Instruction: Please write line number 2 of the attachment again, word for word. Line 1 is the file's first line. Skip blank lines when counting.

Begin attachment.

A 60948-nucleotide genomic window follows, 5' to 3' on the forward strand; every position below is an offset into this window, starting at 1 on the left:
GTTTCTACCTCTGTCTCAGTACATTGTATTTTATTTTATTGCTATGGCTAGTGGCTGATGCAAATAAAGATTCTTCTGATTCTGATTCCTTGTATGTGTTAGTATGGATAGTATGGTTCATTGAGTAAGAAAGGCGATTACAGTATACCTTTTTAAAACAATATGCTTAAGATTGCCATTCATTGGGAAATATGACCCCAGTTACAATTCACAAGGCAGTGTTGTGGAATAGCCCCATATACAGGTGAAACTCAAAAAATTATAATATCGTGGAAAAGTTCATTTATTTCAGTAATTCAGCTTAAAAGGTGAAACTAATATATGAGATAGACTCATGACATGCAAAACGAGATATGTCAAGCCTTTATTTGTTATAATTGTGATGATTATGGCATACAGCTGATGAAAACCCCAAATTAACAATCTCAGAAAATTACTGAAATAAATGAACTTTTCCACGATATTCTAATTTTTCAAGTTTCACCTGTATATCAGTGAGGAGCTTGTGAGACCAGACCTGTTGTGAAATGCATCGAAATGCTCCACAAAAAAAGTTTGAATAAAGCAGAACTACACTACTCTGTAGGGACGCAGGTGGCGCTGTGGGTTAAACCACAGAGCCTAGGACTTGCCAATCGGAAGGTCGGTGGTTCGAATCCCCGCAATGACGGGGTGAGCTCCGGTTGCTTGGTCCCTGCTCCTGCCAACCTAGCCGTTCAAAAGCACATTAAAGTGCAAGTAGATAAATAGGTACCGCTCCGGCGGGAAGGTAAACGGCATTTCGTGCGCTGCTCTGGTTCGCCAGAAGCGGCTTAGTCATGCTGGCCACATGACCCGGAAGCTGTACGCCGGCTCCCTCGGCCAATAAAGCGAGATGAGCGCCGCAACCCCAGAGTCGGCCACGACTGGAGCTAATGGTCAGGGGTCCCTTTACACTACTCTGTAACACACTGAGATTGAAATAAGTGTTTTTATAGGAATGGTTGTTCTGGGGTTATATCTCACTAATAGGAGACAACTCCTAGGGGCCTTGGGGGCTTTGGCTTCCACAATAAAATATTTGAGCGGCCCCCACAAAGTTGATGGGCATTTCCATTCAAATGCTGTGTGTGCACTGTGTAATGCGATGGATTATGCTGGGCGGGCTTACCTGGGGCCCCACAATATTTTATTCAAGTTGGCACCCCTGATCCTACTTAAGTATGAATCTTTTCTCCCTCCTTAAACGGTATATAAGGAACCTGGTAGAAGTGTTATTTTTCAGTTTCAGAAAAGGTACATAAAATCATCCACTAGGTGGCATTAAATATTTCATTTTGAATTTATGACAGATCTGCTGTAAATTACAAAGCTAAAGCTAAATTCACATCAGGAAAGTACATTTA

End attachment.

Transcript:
GTTTCTACCTCTGTCTCAGTACATTGTATTTTATTTTATTGCTATGGCTAGTGGCTGATGCAAATAAAGATTCTTCTGATTCTGATTCCTTGTATGTGTTAGTATGGATAGTATGGTTCATTGAGTAAGAAAGGCGATTACAGTATACCTTTTTAAAACAATATGCTTAAGATTGCCATTCATTGGGAAATATGACCCCAGTTACAATTCACAAGGCAGTGTTGTGGAATAGCCCCATATACAGGTGAAACTCAAAAAATTATAATATCGTGGAAAAGTTCATTTATTTCAGTAATTCAGCTTAAAAGGTGAAACTAATATATGAGATAGACTCATGACATGCAAAACGAGATATGTCAAGCCTTTATTTGTTATAATTGTGATGATTATGGCATACAGCTGATGAAAACCCCAAATTAACAATCTCAGAAAATTACTGAAATAAATGAACTTTTCCACGATATTCTAATTTTTCAAGTTTCACCTGTATATCAGTGAGGAGCTTGTGAGACCAGACCTGTTGTGAAATGCATCGAAATGCTCCACAAAAAAAGTTTGAATAAAGCAGAACTACACTACTCTGTAGGGACGCAGGTGGCGCTGTGGGTTAAACCACAGAGCCTAGGACTTGCCAATCGGAAGGTCGGTGGTTCGAATCCCCGCAATGACGGGGTGAGCTCCGGTTGCTTGGTCCCTGCTCCTGCCAACCTAGCCGTTCAAAAGCACATTAAAGTGCAAGTAGATAAATAGGTACCGCTCCGGCGGGAAGGTAAACGGCATTTCGTGCGCTGCTCTGGTTCGCCAGAAGCGGCTTAGTCATGCTGGCCACATGACCCGGAAGCTGTACGCCGGCTCCCTCGGCCAATAAAGCGAGATGAGCGCCGCAACCCCAGAGTCGGCCACGACTGGAGCTAATGGTCAGGGGTCCCTTTACACTACTCTGTAACACACTGAGATTGAAATAAGTGTTTTTATAGGAATGGTTGTTCTGGGGTTATATCTCACTAATAGGAGACAACTCCTAGGGGCCTTGGGGGCTTTGGCTTCCACAATAAAATATTTGAGCGGCCCCCACAAAGTTGATGGGCATTTCCATTCAAATGCTGTGTGTGCACTGTGTAATGCGATGGATTATGCTGGGCGGGCTTACCTGGGGCCCCACAATATTTTATTCAAGTTGGCACCCCTGATCCTACTTAAGTATGAATCTTTTCTCCCTCCTTAAACGGTATATAAGGAACCTGGTAGAAGTGTTATTTTTCAGTTTCAGAAAAGGTACATAAAATCATCCACTAGGTGGCATTAAATATTTCATTTTGAATTTATGACAGATCTGCTGTAAATTACAAAGCTAAAGCTAAATTCACATCAGGAAAGTACATTTA